Staghorn ferns really don't require much upkeep to speak of. They don't need soil and are more than content to hang on your husband's left-over wood scraps all their happy days. The only thing they ask of you is to bathe in a tub of water once a week or so and maybe a little fertilizer every so often.
If you can manage to do these two things, a staghorn fern will gladly reward you with the most beautiful display of staghorn-like fronds you've ever laid your eyes upon.
So with that said, I gave the Kokedama technique a try using my potbound fern.
To make a Kokedama ball, gather some sphagnum moss that has been sufficiently soaked in water, some twine (or monofilament for a longer-lasting string), and your staghorn fern.
My staghorn had two plants growing in the pot, so I divided them using a serrated knife.
Next, I snugly packed a generous amount of moss all around the root ball (be sure not to cover the brown sterile fronds which are a necessary part of the staghorn that helps secure the plant to its host). As you pack the moss, form it into the shape of a ball in a thick mass of moss about two to three times the size of the root ball.
Once I was happy with the general shape, I began firmly wrapping twine around the moss ball in a random pattern. You will have to deal with moss falling off, but don't worry. Just keep replacing it as it does so. Eventually, as you have enough of the twine wrapped around the ball, the moss will begin to stay in place for you.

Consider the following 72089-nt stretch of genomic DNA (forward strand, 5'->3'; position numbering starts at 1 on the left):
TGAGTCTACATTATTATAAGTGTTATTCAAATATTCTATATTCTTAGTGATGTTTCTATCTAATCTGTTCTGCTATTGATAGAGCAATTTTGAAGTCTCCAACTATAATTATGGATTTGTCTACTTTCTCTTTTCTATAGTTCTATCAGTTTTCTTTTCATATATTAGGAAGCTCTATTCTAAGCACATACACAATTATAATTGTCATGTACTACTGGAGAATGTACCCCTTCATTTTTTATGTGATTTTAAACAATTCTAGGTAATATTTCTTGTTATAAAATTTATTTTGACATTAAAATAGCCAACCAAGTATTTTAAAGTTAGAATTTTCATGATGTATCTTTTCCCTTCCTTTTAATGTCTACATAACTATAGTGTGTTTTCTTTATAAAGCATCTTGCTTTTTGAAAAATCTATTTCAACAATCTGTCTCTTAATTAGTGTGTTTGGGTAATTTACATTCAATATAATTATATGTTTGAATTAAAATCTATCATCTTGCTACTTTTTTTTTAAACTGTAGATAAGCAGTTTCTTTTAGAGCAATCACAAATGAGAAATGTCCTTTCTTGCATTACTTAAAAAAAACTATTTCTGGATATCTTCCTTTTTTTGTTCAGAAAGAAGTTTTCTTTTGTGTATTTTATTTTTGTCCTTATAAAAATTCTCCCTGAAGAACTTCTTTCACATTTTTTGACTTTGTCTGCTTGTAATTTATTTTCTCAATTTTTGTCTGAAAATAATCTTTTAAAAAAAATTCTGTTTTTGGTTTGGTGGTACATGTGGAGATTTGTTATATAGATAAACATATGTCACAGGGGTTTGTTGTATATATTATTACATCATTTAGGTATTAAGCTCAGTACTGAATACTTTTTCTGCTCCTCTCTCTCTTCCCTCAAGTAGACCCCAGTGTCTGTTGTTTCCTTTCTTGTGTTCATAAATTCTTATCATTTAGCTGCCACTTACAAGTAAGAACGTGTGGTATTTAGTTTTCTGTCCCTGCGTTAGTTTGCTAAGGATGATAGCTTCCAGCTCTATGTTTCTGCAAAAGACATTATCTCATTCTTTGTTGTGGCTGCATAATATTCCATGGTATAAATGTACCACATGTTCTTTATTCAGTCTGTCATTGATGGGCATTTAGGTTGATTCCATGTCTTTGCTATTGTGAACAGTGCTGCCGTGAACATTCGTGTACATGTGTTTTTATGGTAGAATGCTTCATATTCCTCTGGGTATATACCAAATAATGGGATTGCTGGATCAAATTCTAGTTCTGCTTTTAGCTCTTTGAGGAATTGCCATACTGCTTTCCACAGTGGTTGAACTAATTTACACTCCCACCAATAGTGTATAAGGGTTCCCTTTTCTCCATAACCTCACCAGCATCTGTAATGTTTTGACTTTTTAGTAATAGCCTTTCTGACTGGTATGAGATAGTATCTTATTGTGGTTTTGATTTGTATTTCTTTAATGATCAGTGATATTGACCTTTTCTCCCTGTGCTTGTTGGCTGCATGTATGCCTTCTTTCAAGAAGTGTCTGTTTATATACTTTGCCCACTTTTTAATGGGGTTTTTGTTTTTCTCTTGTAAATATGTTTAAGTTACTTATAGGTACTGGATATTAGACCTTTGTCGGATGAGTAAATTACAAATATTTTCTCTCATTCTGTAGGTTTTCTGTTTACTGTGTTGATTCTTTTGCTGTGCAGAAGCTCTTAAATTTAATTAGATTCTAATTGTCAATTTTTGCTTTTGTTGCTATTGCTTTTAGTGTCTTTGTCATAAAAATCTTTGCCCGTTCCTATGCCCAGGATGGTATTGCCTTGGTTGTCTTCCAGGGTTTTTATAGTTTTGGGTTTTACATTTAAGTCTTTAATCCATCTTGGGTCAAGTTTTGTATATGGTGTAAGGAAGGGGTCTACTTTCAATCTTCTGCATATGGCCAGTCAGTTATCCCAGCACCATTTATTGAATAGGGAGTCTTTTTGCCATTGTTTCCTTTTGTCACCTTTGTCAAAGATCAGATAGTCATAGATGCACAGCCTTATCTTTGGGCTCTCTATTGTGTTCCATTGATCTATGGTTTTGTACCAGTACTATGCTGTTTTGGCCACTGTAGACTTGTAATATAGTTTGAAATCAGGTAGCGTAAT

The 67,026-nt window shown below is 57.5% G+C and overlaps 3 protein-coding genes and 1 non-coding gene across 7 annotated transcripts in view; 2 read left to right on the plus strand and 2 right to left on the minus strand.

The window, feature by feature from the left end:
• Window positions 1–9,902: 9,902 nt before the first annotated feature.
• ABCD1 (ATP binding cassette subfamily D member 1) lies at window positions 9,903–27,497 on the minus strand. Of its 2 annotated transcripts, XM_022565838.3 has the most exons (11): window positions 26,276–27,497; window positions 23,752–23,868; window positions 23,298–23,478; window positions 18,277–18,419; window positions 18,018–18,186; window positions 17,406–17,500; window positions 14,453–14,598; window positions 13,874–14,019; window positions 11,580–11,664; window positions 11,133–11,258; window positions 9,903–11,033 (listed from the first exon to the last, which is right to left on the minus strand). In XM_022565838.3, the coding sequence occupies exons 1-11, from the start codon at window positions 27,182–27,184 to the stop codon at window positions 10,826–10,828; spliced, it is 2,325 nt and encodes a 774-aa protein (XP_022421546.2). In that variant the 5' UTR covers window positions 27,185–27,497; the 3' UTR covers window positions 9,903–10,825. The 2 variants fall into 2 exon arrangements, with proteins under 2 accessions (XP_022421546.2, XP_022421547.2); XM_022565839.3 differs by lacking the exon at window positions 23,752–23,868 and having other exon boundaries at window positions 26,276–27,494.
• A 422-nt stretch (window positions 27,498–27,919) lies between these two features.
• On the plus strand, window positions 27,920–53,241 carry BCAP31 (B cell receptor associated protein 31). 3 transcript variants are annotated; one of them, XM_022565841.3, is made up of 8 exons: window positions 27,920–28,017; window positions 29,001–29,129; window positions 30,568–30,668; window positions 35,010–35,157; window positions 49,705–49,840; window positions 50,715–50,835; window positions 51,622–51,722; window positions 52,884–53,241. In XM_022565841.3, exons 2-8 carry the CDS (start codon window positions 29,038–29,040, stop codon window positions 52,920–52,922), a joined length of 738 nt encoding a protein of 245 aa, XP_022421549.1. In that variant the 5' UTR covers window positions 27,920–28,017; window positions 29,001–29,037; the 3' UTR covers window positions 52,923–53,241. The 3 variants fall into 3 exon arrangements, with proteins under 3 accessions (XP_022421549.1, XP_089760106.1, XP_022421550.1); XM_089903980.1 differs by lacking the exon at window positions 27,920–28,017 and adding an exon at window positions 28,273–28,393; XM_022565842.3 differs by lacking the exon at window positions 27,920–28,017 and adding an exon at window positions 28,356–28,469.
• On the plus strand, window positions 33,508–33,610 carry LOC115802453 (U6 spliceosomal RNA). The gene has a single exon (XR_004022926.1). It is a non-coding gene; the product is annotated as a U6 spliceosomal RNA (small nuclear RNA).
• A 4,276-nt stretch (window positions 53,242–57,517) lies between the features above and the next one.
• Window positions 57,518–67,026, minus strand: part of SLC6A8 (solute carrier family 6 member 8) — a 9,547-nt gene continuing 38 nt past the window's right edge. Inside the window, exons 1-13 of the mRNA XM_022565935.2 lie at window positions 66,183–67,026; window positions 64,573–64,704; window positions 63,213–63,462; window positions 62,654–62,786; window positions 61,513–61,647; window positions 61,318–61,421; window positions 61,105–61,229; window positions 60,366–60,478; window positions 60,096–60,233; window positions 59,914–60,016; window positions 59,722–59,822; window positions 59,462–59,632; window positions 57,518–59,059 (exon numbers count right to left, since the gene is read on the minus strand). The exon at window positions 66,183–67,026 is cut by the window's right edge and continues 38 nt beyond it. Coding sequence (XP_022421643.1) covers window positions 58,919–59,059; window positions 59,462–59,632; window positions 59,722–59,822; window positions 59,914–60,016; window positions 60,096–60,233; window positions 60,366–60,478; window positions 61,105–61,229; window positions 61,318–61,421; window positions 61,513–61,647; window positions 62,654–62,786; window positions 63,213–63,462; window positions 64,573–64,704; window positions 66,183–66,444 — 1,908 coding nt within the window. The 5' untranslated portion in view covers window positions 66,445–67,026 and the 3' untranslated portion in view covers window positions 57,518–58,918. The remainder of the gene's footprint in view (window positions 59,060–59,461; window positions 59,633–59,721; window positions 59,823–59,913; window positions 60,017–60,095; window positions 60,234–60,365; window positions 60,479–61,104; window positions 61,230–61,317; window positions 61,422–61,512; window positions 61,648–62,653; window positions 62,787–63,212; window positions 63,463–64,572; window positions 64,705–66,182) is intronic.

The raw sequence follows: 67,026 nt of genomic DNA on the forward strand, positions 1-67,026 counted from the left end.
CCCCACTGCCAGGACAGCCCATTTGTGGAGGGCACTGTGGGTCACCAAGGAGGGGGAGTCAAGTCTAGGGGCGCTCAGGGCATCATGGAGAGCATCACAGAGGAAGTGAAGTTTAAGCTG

Two very important details as you start are 1) begin winding your string at the top of the plant so that it will hang properly in the end, and 2) leave a few inches of excess twine at the beginning so that you'll have enough to tie off.
After you have secured the moss ball with twine, use those few excess inches of twine you made at the beginning to tie off the string. Next, cut the twine at the desired length for hanging.
After you have done this, soak your Kokedama in a bowl of water for a few minutes, let drain, then hang your beautiful creation in a well lit spot.
I'm happy to say that it's been over a year now and my Kokedama is thriving with just a weekly soaking and a water soluble fertilizer added about once per month. I'm pretty sure gardening doesn't get any easier than that.